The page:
High muscle glycogen content improves an athlete’s work capacity.
Muscle glycogen appears to provide feedback to the central nervous system, acting as a type of regulator, with higher muscle glycogen content resulting in athletes’ self-selection of higher paces in both cycling time trials and intermittent-sprint exercise. The researchers who discovered this effect of glycogen named it the “glycostat.” The original research on this concept was performed on cyclists during a time trial in which they did not receive feedback regarding their power, distance, speed or heart rate. Thus, the cyclists had to self-select a pace. The cyclists selected a higher pace when they started the time trial with higher glycogen content levels. 1
In their research paper, the scientists hypothesized that the improvement in pacing strategies during the carbohydrate loaded time trial “may have resulted from integrated feedback from the periphery, perhaps from glycogen content in exercising muscles.” 1 Follow-up research has been performed in intermittent-sprint athletes. The total distance and hard running distance were 4.9 and 8.1 percent greater when the runners commenced exercise with high muscle glycogen content levels. The abstract for this paper states, “These results indicate HCHO (high carbohydrate) improved self-paced exercise intensities during the ISE (intermittent sprint exercise) protocol despite no knowledge of dietary manipulation. Due to the blinded study design, exercise intensities seem manipulated due to peripheral perturbations associated with CHO (carbohydrate) content rather than a conscious manipulation of exercise intensities.”2
Although the “glycostat” idea was not postulated until 2003, earlier studies in soccer and hockey produced similar results. In the hockey study, which investigated performance in relation to muscle glycogen concentration, researchers found that the distance skated, number of shifts skated, amount of time skated within shifts and skating speed all improved when athletes started their performance with higher muscle glycogen content. 3 Additionally, in the soccer study, researchers determined that “the amount of high intensity exercise, defined as the total amount of moderate to high speed running and sprinting, performed during a small-sided game of football (soccer) was (positively) influenced by pre-exercise muscle glycogen concentration.” 4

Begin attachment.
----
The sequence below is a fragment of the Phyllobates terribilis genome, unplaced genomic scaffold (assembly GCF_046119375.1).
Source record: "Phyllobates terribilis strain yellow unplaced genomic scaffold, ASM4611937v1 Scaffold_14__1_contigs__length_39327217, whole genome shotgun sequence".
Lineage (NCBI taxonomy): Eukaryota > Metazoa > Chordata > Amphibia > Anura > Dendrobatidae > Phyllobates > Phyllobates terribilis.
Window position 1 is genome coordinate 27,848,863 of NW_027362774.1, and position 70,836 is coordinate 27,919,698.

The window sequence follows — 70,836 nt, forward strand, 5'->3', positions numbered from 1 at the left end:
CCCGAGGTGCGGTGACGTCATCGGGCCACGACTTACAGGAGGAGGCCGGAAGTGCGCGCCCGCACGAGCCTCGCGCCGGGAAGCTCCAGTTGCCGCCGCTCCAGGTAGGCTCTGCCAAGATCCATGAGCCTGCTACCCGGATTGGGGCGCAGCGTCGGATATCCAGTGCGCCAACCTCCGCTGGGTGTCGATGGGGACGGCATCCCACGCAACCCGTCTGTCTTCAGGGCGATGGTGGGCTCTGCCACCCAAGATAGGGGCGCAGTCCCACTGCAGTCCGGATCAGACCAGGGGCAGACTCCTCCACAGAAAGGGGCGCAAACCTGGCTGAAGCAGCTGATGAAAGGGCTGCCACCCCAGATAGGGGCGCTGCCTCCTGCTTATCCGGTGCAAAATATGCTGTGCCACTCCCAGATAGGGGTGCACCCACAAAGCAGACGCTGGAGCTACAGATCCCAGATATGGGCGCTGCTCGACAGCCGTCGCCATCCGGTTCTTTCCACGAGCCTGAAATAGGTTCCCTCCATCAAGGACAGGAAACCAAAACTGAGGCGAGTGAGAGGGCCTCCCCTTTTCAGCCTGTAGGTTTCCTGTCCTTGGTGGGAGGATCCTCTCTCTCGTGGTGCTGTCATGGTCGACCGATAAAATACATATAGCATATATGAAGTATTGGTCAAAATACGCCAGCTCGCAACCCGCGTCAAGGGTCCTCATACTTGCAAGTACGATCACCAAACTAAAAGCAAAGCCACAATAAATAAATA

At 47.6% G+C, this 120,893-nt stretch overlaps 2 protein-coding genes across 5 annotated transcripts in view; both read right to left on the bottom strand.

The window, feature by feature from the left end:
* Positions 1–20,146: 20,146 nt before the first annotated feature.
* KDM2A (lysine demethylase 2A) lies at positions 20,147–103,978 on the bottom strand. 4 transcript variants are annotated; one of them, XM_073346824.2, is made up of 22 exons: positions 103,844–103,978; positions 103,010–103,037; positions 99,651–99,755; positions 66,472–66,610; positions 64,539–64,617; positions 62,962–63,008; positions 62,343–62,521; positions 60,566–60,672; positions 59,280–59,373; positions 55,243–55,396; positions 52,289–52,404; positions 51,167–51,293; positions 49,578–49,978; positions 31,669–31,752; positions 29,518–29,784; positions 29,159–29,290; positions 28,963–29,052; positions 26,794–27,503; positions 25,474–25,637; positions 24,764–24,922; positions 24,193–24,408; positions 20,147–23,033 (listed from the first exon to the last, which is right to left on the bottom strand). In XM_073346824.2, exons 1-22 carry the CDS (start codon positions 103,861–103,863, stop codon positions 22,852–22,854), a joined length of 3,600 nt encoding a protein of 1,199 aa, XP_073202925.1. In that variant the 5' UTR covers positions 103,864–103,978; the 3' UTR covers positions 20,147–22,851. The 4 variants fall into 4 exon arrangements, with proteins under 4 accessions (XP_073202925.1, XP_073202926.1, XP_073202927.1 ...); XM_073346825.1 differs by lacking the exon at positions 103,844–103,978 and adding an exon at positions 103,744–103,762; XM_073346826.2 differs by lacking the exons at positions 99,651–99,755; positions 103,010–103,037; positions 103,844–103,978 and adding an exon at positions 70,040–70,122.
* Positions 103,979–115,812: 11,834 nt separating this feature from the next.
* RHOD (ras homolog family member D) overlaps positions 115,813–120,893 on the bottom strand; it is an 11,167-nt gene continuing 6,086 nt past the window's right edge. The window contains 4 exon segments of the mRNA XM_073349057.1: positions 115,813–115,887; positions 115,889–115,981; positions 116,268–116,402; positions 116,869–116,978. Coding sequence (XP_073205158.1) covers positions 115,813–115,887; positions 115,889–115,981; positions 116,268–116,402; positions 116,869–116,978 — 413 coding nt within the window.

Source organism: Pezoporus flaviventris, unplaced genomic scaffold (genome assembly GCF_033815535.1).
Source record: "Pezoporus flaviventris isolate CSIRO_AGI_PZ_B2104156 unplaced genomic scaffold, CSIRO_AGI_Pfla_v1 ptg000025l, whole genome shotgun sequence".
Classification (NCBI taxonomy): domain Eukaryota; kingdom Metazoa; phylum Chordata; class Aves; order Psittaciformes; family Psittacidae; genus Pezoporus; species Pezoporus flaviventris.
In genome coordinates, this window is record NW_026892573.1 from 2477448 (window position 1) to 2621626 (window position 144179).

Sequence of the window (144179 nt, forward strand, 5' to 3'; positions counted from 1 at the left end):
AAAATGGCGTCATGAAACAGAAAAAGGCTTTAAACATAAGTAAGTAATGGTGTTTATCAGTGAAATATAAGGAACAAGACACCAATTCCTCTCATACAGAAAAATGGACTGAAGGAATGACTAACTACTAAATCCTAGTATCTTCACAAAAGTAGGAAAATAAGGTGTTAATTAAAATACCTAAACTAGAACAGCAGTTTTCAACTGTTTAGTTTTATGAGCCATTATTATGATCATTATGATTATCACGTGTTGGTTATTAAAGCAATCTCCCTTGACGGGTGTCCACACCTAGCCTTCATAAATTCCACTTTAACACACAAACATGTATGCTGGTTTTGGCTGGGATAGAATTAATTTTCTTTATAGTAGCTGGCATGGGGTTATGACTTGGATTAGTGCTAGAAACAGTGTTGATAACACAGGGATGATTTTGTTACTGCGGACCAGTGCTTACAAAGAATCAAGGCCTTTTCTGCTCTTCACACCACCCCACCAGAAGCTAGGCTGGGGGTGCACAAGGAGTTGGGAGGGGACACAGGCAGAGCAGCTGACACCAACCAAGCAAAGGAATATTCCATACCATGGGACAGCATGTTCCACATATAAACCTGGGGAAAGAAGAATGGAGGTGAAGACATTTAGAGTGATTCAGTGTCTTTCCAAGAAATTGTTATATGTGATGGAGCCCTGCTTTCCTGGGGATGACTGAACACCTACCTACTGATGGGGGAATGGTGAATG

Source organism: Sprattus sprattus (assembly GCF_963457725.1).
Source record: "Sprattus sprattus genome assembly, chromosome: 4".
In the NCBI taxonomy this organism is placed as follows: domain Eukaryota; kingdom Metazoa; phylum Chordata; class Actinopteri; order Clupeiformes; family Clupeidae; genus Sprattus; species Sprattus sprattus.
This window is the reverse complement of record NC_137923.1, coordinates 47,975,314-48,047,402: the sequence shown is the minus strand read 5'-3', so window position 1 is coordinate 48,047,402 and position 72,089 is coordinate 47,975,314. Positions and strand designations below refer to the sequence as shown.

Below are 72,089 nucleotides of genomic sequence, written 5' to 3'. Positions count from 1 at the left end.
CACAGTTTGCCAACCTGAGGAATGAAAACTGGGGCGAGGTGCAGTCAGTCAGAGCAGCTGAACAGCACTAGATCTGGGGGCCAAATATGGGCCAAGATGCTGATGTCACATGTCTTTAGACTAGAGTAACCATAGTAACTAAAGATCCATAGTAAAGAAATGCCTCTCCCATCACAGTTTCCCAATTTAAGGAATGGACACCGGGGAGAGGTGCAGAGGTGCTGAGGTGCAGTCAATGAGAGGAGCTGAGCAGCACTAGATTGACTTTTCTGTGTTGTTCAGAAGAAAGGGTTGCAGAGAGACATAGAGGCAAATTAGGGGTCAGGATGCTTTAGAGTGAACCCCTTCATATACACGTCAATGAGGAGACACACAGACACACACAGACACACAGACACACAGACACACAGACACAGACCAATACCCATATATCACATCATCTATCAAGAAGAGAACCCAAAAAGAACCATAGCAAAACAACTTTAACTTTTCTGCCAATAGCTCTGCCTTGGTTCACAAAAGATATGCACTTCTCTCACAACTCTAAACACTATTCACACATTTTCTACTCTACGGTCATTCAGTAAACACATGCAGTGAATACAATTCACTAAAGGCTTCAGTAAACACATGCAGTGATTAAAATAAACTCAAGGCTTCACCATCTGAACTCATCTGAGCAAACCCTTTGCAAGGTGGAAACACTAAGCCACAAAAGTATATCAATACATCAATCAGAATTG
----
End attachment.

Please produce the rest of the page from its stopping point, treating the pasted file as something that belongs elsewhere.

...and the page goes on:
Based on the results of these research studies, athletic preparation programs for both endurance time trials and intermittent sprint sports should include ensuring that athletes begin important training and competitions with high muscle glycogen content levels to promote optimal athletic performance. MuscleSound can determine athletes’ muscle glycogen content levels quickly, precisely and noninvasively using patented technology and software to optimize athletic preparedness.
 A Rauch HG, St Clair Gibson A, Lambert EV, Noakes TD. A signaling role for muscle glycogen in the regulation of pace during prolonged exercise. Br J Sports Med. 2005 Jan;39(1):34-8. PubMed PMID: 15618337; PubMed Central PMCID: PMC1725021.
 Skein M, Duffield R, Kelly BT, Marino FE. The effects of carbohydrate intake and muscle glycogen content on self-paced intermittent-sprint exercise despite no knowledge of carbohydrate manipulation. Eur J Appl Physiol. 2012 Aug;112(8):2859-70. doi: 10.1007/s00421-011-2253-0. Epub 2011 Dec
 PubMed PMID:22138866.3. Akermark C, Jacobs I, Rasmusson M, Karlsson J: Diet and muscle glycogen concentration in relation to physical performance in Swedish elite ice hockey players. Int J Sport Nutr. 1996 Sep;6(3):272-84.
 Balsom PD, Wood K, Olsson P, Ekblom B: Carbohydrate intake and multiple sprint sports: with special reference to football (soccer). Int J Sports Med 1999; 20: 48-52.